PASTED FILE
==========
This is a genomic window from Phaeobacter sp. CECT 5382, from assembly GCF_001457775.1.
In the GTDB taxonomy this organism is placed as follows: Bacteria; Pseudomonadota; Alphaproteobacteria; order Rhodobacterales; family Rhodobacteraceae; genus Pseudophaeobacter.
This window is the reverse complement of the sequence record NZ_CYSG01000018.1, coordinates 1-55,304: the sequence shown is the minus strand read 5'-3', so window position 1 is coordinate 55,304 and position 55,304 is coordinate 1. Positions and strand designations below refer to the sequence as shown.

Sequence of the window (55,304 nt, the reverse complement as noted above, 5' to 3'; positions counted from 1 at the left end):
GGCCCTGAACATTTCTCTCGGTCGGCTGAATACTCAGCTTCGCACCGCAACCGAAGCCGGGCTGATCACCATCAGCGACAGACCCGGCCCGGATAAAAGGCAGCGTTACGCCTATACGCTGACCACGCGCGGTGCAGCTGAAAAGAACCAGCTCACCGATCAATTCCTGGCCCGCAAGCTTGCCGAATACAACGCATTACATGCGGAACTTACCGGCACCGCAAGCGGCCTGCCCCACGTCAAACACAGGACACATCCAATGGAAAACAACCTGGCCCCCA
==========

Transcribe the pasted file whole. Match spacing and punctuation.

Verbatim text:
This is a genomic window from Phaeobacter sp. CECT 5382, from assembly GCF_001457775.1.
In the GTDB taxonomy this organism is placed as follows: Bacteria; Pseudomonadota; Alphaproteobacteria; order Rhodobacterales; family Rhodobacteraceae; genus Pseudophaeobacter.
This window is the reverse complement of the sequence record NZ_CYSG01000018.1, coordinates 1-55,304: the sequence shown is the minus strand read 5'-3', so window position 1 is coordinate 55,304 and position 55,304 is coordinate 1. Positions and strand designations below refer to the sequence as shown.

Sequence of the window (55,304 nt, the reverse complement as noted above, 5' to 3'; positions counted from 1 at the left end):
GGCCCTGAACATTTCTCTCGGTCGGCTGAATACTCAGCTTCGCACCGCAACCGAAGCCGGGCTGATCACCATCAGCGACAGACCCGGCCCGGATAAAAGGCAGCGTTACGCCTATACGCTGACCACGCGCGGTGCAGCTGAAAAGAACCAGCTCACCGATCAATTCCTGGCCCGCAAGCTTGCCGAATACAACGCATTACATGCGGAACTTACCGGCACCGCAAGCGGCCTGCCCCACGTCAAACACAGGACACATCCAATGGAAAACAACCTGGCCCCCA